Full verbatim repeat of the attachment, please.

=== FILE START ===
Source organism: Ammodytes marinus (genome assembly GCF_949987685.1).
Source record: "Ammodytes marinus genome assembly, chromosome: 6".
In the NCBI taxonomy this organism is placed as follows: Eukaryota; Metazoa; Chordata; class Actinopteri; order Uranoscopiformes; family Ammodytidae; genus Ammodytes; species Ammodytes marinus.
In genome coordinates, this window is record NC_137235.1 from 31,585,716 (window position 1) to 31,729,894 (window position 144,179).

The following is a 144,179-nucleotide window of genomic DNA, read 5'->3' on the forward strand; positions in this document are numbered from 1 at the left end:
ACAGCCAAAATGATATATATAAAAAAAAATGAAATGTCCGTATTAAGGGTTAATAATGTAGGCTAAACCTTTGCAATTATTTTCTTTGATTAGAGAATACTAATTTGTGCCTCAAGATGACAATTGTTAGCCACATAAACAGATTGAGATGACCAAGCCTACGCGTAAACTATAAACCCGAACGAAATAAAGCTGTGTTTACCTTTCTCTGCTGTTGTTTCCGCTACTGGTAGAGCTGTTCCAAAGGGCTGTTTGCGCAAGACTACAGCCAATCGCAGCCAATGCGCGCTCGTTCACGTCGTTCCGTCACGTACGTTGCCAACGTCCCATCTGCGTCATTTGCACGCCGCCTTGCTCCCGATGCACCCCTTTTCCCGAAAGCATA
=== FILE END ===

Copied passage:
Source organism: Ammodytes marinus (genome assembly GCF_949987685.1).
Source record: "Ammodytes marinus genome assembly, chromosome: 6".
In the NCBI taxonomy this organism is placed as follows: Eukaryota; Metazoa; Chordata; class Actinopteri; order Uranoscopiformes; family Ammodytidae; genus Ammodytes; species Ammodytes marinus.
In genome coordinates, this window is record NC_137235.1 from 31,585,716 (window position 1) to 31,729,894 (window position 144,179).

The following is a 144,179-nucleotide window of genomic DNA, read 5'->3' on the forward strand; positions in this document are numbered from 1 at the left end:
ACAGCCAAAATGATATATATAAAAAAAAATGAAATGTCCGTATTAAGGGTTAATAATGTAGGCTAAACCTTTGCAATTATTTTCTTTGATTAGAGAATACTAATTTGTGCCTCAAGATGACAATTGTTAGCCACATAAACAGATTGAGATGACCAAGCCTACGCGTAAACTATAAACCCGAACGAAATAAAGCTGTGTTTACCTTTCTCTGCTGTTGTTTCCGCTACTGGTAGAGCTGTTCCAAAGGGCTGTTTGCGCAAGACTACAGCCAATCGCAGCCAATGCGCGCTCGTTCACGTCGTTCCGTCACGTACGTTGCCAACGTCCCATCTGCGTCATTTGCACGCCGCCTTGCTCCCGATGCACCCCTTTTCCCGAAAGCATA